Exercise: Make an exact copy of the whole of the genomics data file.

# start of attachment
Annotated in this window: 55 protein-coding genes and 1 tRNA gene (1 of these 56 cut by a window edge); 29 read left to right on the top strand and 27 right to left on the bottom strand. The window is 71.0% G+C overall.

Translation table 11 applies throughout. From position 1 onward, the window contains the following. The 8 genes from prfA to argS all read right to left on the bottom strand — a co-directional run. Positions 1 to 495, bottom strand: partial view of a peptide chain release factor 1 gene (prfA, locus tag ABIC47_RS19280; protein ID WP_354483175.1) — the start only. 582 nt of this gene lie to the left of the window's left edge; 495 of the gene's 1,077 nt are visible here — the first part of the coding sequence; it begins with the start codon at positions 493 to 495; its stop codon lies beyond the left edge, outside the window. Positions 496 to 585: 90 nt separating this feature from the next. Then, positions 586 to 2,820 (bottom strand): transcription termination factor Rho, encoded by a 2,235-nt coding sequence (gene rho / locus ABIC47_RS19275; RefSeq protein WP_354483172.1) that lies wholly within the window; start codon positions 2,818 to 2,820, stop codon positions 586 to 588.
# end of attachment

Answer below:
Annotated in this window: 55 protein-coding genes and 1 tRNA gene (1 of these 56 cut by a window edge); 29 read left to right on the top strand and 27 right to left on the bottom strand. The window is 71.0% G+C overall.

Translation table 11 applies throughout. From position 1 onward, the window contains the following. The 8 genes from prfA to argS all read right to left on the bottom strand — a co-directional run. Positions 1 to 495, bottom strand: partial view of a peptide chain release factor 1 gene (prfA, locus tag ABIC47_RS19280; protein ID WP_354483175.1) — the start only. 582 nt of this gene lie to the left of the window's left edge; 495 of the gene's 1,077 nt are visible here — the first part of the coding sequence; it begins with the start codon at positions 493 to 495; its stop codon lies beyond the left edge, outside the window. Positions 496 to 585: 90 nt separating this feature from the next. Then, positions 586 to 2,820 (bottom strand): transcription termination factor Rho, encoded by a 2,235-nt coding sequence (gene rho / locus ABIC47_RS19275; RefSeq protein WP_354483172.1) that lies wholly within the window; start codon positions 2,818 to 2,820, stop codon positions 586 to 588.